9 - 11 August
It is said that there are more saunas than cars in Finland. Apologies for trotting out this hoary factoid, but there’s something about it that feels germane to an understanding of Flow. Fifteen editions in, this popular Helsinki festival prides itself on being one of world’s first carbon neutral festivals, with clearly semaphored commitment to sustainability. The site itself, despite its location amidst chimney stacks, gas holders and other markers of industry, is tranquil and navigable, dotted with new wave vegan food stands, plus a well-stocked wine bar where well-heeled Finns purchase bottles of organic wine to slip inside their Fjallravens. There’s no sauna, but there is a cinema. In short, it feels nice.
Still, this atmosphere of Nordic wholesomeness, a sensation perhaps heightened by the prohibitively expensive price of alcohol, can sometimes be a barrier. When we arrive on Thursday, Earl Sweatshirt is struggling to connect to a reserved crowd. His insular performance feels adrift in the expansive mainstage, although the crowd whoops when he reveals that the gasping sample in Grief is Erykah Badu, due on the same stage later that evening. The reserved atmosphere is far from a one-off: Essex industrial veterans Nitzer Ebb, never ones to embrace the art of subtlety, play to a respectful throng who nod along to the visceral arpeggiations of Join in the Chant and remain stoic in the face of some salacious chest-hair twirling on the part of Douglas McCarthy.
It is Solange who finally breaks through, with a set conversely defined by control and precision. Against a gallery-white set and flanked by a besuited band who tease out the jazz inflections of her sound, Solange suffuses material from A Seat at the Table and When I Get Home with an unexpected, albeit low-key theatricality. A cheer erupts when she places a cowboy hat on her head and swings her microphone like a lasso during Down with the Clique. Spectacularly, she directs the empowering, emphatically politically FUBU to Erykah Badu, who has stayed behind to watch from the wings. Such a shame, then, that, Solange’s microphone is switched off when she spills over the midnight curfew. A chaotic ending for such a carefully plotted performance.
For all of Flow’s crowd-pleasing programming – ranging from Sunday night headliners The Cure to Finnish superstar Alma – the most interesting, and energised, aspects of the festival lies at its margins. The Reaktor stage, actually a garden tucked away at the back of the site, boasts a line-up of underground DJs that is genuinely thrilling. Belgium DJ Nosedrip drops Chris and Cosey and Clan of Xymox to an up-for-it early doors contingent blotto on lonkero while Lena Willikens and Vladimir Ivkovic turn a blind eye to the civilised start time of 10.15pm on Sunday to dig deep into the folds of their trademark wigginess. Throughout the weekend, the Red Garden is home for the queer-aligned and subversive, including a frankly baffling performance from Bunni Groupe affiliate Bernardino Femminielli in assless chaps and, on Sunday, the reconstructed hardstyle fashionings of Gabba Eleganza. Experimental, underground music finds an apposite home in a pitch-dark concrete outbuilding. When we give up trying to access the tent housing Robyn’s Saturday night headlining performance, we end up here, switching one kind of dancefloor catharsis for another, courtesy of an intense, searing set from Berlin’s Amnesia Scanner.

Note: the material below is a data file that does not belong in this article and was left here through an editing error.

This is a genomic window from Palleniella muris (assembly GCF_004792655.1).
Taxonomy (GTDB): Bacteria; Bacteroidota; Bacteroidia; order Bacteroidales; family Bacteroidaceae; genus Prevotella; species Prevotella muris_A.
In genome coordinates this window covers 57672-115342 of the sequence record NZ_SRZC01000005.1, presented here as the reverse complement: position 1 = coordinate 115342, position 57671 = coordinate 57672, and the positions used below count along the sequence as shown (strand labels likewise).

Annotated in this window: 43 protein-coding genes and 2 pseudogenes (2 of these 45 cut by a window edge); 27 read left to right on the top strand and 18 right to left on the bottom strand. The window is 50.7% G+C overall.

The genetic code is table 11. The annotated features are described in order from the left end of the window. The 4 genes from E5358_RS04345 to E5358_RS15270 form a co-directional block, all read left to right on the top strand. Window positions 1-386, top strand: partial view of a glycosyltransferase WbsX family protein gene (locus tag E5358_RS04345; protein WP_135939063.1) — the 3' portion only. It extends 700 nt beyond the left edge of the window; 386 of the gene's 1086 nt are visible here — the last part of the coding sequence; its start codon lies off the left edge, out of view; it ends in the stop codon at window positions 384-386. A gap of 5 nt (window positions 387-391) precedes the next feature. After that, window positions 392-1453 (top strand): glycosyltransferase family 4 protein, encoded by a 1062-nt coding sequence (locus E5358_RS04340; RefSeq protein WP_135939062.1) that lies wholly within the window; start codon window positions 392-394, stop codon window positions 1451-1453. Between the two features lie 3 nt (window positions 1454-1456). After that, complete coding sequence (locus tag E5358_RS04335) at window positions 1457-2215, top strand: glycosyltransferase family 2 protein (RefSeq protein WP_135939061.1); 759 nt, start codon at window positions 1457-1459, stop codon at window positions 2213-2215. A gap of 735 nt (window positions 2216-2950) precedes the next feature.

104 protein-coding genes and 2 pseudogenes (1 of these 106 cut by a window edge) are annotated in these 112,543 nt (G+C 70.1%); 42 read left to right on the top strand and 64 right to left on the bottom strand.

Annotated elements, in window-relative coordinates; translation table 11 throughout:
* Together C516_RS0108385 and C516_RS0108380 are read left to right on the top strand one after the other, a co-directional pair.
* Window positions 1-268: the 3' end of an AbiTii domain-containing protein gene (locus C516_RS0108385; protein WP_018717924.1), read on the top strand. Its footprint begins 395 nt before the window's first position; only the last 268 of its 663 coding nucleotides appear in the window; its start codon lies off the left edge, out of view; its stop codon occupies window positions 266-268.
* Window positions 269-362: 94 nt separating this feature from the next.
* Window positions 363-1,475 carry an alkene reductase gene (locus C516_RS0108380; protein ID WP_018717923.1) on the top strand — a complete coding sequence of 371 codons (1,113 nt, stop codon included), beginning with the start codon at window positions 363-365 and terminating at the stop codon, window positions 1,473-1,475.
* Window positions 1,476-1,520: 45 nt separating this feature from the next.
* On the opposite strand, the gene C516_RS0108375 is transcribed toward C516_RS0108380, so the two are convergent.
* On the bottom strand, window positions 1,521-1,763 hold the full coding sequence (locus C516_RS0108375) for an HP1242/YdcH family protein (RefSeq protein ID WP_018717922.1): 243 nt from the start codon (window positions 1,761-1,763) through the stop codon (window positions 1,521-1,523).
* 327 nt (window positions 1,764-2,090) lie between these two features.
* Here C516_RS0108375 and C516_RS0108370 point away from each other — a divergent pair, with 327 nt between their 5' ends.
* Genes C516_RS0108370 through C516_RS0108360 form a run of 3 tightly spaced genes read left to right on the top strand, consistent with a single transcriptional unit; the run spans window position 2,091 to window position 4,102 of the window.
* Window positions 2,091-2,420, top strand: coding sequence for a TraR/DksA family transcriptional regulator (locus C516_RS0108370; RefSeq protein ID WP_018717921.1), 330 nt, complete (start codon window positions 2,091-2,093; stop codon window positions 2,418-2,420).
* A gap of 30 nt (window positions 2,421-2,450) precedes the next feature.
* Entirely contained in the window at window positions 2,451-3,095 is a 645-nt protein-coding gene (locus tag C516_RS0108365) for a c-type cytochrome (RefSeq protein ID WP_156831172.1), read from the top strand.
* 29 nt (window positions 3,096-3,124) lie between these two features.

Overcast skies embellish The Cure’s set on Sunday with a peculiar, elemental poetry. Despite some sound issues, the band move nimbly through their discography, from the psychedelia of A Forest to the chiming pop of In Between Days, with the darkest reaches of their oeuvre mainly represented by Play For Today, 100 Years and the surfeit of middle aged goths in the audience. Robert Smith is clearly enjoying himself, hugging his guitar close and hazarding awkward puns that pivot on the homophone finish and Finnish (“see, this is why I don’t talk much” he qualifies). Sunday, though, belongs to Flohio. Quite literally: “This is my festival: Flo festival!” she declares, from the centre of an in-the-round auditorium. Blessed with a spiky charisma, she orchestrates one of the most rapturous receptions of the entire weekend, demanding that the crowd unleash their inner beasts for Wild Yout. The response, a maelstrom of flailing limbs, causes the security guards to cast nervous glances. It provides the release we’ve been hankering after. Now, about that sauna.